Author Topic: Cyclone Rope Piston Coming Soon  (Read 1712 times)

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Offline arronTopic starter

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Cyclone Rope Piston Coming Soon
« on: March 27, 2015, 09:17:30 AM »
Backdrivable Cyclone Rope Piston:
https://www.youtube.com/watch?v=c01fEwQehTc

How it Works:
https://www.youtube.com/watch?v=w_dbc69J_Jw

I'm posting this because I thought this group might be interested in the work going on at Rise Robotics.

Offline mklrobo

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Re: Cyclone Rope Piston Coming Soon
« Reply #1 on: March 27, 2015, 04:07:50 PM »
 8) Cool!   8)
a motor using a pulley method, using cables wound around a tapered shaft, that
creates the displacement necessary to give a movement in the
direction of the shaft.
The tapered shaft device is also used as an autotransmission function,
which can speed up or slowdown an output. Basically, a
different "gear" ratio. Very interesting to see it explained. I know we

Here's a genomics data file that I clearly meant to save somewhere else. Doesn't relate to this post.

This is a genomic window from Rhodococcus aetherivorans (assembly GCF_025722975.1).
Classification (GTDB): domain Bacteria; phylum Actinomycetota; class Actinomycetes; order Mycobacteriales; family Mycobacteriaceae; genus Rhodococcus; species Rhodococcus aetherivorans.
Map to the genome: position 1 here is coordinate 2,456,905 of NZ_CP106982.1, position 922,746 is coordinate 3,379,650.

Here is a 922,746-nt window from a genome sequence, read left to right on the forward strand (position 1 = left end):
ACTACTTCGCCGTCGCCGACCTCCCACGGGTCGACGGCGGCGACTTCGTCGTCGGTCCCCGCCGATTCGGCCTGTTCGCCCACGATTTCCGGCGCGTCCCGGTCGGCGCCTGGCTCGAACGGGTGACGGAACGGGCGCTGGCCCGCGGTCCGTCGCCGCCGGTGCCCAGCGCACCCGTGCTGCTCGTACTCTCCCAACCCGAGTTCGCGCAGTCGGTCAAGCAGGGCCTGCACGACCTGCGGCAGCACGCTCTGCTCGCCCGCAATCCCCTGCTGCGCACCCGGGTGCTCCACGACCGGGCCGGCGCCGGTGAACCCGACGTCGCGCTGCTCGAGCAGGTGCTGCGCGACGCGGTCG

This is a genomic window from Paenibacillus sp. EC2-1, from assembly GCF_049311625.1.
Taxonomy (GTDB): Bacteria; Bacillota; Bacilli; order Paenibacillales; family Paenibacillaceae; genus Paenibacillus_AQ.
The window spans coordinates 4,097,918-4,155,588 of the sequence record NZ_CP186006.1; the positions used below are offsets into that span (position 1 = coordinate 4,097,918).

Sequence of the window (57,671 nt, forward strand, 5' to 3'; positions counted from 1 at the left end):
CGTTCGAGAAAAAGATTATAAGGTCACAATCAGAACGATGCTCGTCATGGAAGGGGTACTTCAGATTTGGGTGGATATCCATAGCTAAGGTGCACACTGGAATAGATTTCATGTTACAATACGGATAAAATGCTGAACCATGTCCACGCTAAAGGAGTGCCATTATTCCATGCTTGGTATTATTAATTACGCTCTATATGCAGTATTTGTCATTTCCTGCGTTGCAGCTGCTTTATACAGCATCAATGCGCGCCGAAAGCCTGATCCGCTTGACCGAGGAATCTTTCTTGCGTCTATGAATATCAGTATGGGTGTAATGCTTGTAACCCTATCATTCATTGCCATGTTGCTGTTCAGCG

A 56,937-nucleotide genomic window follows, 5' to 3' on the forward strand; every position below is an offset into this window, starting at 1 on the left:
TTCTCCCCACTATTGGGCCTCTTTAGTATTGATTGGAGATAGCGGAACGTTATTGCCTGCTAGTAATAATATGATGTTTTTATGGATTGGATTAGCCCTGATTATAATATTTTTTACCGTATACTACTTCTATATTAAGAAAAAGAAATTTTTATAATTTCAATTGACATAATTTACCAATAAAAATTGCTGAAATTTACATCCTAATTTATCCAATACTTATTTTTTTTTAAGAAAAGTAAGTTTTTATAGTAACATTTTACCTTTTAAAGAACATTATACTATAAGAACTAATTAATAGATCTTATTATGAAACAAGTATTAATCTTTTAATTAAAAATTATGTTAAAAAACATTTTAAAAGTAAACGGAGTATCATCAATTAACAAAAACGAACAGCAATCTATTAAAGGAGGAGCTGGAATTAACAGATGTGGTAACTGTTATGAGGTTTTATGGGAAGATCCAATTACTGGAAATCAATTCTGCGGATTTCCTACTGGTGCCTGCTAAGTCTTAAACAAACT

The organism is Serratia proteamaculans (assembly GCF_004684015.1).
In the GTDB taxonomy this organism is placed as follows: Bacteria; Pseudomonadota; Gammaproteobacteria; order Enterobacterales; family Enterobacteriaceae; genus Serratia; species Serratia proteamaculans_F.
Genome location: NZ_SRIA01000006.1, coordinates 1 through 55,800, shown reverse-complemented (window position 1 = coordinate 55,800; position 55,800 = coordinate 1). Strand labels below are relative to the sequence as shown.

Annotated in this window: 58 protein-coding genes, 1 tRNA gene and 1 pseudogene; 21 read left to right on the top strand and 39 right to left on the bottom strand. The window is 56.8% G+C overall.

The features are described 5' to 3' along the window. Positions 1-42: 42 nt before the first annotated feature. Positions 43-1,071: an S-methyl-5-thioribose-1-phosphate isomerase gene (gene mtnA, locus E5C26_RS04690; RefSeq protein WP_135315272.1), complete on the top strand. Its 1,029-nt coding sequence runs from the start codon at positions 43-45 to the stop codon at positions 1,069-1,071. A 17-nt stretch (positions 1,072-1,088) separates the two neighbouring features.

will see different versions of it; that will be shocking!  :o
« Last Edit: April 03, 2015, 06:31:19 AM by mklrobo »

Offline bdeuell

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Re: Cyclone Rope Piston Coming Soon
« Reply #2 on: March 28, 2015, 01:23:32 PM »
I seem to be missing something here, please explain how this drive method provides an advantage over a linear ball screw actuator or other linear actuator.

... Obviously any linear actuator, configured in the arrangement you depict this actuator on a robotic arm, can provide a more constant load/weight capacity throughout a working envelope of an arm. But how is this linear actuator design better than existing designs, such as a ballscrew? The claims for improved motor power utilization appear to be based purely on the use of linear actuator mechanisms over purely rotational joints. Also the claim of inaccessible power requires an assumption that the same load/speed conditions are applied regardless of the robotic arms position. I am not saying that this system does not provide some advantages it is just not clear to me what benefit it provides over existing linear actuators.

note: I have made the assumption that the center screw (around which the cable is wound) has a constant taper.

 


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